When considering Merali’s installations or reading his books and plans for exhibitions, it becomes clear that there is a guiding theme for him that has never lost any of its discoursive necessity: the dialog between art from around the world. For Merali, the important thing is to prevent the Asian and African arts from being pigeonholed under “exotic,” as they often are.
“When I hear the terms ‘other cultures’ or ‘foreign cultures,’ it hurts,” he said. “Why don’t we say ‘global cultures,’ without hierarchy, without this big distance?”
The Re-Imagining Asia festival, which begins on March 14, will use examples of how this mission can be communicated to the visitor. Various media – an exhibition, a literature program and a series of films – will each present highly individual images of Asia so that its full sensuality can be envisioned. Working with the Chinese curator Wu Hung, Merali invited 23 artists from various Asian and Western countries. Two of the most spectacular works must surely be that by Indian star artist Subodh Gupta, who shows a life-size model of a dying elephant and a work by Chinese artist Song Dong, who had Waste Not – several tons of materials collected by his mother – brought to Berlin from Beijing.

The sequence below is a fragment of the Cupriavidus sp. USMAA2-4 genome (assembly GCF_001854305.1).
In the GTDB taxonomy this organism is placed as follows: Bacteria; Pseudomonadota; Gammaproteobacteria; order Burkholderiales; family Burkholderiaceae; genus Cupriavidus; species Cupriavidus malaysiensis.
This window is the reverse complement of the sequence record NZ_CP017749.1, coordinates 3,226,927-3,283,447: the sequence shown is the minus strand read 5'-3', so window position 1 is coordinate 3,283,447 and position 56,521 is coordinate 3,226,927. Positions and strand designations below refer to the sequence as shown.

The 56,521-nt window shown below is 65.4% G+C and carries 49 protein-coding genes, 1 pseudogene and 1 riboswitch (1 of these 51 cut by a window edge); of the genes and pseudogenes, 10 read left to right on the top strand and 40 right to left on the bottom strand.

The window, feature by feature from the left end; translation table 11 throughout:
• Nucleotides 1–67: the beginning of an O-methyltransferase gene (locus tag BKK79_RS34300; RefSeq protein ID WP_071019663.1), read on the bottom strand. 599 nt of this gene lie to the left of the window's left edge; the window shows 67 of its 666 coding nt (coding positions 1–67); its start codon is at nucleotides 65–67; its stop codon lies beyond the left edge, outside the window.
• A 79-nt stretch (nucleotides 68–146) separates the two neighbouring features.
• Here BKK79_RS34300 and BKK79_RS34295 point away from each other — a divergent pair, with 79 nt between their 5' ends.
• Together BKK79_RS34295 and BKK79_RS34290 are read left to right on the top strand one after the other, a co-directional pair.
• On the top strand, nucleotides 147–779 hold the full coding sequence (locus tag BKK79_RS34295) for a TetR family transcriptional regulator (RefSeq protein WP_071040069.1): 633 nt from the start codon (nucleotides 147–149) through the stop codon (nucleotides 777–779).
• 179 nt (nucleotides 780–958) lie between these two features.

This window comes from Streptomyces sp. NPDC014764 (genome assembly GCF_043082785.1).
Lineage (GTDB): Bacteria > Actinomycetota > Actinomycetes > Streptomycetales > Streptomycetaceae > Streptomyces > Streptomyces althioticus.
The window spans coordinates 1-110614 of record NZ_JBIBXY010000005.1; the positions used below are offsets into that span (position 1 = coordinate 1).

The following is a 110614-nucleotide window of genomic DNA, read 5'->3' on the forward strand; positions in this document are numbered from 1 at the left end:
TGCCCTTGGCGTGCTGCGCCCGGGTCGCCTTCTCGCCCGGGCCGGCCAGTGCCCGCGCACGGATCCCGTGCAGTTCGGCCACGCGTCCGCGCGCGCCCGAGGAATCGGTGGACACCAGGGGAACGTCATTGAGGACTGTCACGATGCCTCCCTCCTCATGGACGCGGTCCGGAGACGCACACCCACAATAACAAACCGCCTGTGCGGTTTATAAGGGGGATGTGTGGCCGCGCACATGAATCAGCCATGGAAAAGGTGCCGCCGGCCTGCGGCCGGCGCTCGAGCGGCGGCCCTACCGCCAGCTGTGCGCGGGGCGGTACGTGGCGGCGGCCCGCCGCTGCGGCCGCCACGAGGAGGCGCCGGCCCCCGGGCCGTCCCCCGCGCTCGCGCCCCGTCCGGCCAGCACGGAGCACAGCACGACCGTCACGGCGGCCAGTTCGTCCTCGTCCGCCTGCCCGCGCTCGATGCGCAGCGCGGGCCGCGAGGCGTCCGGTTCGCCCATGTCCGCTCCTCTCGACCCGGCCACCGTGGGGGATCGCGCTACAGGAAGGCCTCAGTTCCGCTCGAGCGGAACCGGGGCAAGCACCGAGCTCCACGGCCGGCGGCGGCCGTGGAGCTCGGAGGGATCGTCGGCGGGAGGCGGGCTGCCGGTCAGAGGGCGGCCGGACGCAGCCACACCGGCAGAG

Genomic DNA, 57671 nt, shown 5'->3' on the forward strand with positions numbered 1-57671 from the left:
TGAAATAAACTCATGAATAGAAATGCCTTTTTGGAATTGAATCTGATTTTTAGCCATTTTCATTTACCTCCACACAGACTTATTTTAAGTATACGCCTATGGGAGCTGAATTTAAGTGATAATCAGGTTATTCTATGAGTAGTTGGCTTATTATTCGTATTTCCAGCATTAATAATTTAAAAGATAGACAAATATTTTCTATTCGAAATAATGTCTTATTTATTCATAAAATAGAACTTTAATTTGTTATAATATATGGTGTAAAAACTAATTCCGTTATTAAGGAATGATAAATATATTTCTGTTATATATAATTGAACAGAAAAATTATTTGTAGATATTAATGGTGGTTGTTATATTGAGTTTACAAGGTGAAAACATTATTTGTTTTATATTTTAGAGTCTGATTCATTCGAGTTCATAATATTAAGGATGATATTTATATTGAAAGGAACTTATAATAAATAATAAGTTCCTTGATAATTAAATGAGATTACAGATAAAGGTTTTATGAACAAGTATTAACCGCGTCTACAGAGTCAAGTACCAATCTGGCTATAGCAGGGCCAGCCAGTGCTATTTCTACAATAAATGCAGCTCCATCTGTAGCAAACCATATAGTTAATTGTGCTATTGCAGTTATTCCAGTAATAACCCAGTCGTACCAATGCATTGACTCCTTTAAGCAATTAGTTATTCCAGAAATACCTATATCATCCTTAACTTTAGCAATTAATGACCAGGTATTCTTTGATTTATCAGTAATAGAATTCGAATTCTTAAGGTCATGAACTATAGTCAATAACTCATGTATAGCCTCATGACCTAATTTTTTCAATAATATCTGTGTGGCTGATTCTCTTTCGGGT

Merali is enthusiastic about this installation:
“It’s a major work and we are proud to show it in the West for the first time.” Song Dong, his mother and his sister were coming from China and would spend two painstaking weeks reconstructing the rooms the mother lives in. The mother – scarred by her experience of the Cultural Revolution – has been squirreling away everything you can imagine for the past 30 years.